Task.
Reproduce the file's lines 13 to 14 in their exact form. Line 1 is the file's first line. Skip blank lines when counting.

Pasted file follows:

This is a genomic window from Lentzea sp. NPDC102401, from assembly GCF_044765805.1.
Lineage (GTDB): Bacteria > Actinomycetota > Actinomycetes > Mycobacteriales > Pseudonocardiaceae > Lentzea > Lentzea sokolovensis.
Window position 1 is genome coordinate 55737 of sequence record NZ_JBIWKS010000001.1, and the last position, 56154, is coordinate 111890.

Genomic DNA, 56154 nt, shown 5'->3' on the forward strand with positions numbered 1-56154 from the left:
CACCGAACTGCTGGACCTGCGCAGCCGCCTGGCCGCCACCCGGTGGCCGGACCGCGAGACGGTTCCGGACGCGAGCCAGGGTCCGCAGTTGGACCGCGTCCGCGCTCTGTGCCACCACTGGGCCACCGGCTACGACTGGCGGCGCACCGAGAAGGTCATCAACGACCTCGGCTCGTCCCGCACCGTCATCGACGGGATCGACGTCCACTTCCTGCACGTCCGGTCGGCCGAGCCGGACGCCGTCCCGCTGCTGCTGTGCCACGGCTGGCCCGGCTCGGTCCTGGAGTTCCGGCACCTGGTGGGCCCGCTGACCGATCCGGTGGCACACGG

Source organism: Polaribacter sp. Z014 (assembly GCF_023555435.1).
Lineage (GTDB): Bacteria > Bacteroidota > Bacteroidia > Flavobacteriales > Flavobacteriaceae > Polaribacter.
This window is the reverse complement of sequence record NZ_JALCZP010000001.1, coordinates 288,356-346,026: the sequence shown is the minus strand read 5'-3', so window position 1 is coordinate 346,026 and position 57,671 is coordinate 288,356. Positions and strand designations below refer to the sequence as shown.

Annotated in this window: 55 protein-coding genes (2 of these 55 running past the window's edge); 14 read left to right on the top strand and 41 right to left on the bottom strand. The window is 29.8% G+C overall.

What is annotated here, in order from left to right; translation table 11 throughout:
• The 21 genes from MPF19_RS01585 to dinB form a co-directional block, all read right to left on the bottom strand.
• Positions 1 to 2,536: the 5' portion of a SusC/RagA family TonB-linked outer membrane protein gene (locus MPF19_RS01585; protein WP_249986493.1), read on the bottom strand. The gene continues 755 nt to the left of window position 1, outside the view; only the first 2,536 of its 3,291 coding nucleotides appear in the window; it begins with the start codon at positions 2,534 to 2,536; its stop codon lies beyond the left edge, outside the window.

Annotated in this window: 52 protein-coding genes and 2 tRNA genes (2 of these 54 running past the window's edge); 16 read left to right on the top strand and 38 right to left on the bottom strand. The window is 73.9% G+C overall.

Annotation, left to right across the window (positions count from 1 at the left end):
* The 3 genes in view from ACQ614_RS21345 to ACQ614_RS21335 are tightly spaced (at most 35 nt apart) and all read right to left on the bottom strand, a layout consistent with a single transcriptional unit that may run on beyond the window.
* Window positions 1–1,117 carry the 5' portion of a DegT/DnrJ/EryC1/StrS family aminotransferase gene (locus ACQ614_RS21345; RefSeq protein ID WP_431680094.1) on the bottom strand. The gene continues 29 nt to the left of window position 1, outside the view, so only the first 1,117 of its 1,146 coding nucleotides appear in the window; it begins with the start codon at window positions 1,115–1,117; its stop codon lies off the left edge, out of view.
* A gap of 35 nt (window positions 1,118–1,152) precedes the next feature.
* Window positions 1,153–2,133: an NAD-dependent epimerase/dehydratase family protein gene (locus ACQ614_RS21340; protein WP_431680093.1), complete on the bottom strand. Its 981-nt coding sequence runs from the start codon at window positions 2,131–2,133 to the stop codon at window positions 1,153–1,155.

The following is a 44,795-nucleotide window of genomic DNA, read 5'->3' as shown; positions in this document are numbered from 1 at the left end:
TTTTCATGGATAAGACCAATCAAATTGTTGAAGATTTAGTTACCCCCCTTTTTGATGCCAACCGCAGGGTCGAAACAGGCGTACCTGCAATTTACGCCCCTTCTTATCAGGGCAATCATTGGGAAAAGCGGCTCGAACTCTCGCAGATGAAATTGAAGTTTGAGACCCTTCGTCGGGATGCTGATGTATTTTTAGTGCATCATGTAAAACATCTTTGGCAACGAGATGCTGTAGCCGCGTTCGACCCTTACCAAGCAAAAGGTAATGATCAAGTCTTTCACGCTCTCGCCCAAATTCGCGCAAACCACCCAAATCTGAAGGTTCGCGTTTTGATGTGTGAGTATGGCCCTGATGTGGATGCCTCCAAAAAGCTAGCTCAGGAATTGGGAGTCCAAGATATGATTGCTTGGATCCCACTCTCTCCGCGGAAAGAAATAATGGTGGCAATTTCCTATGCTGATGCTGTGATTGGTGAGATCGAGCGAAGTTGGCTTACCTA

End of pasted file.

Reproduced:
Annotated in this window: 52 protein-coding genes and 2 tRNA genes (2 of these 54 running past the window's edge); 16 read left to right on the top strand and 38 right to left on the bottom strand. The window is 73.9% G+C overall.

Annotation, left to right across the window (positions count from 1 at the left end):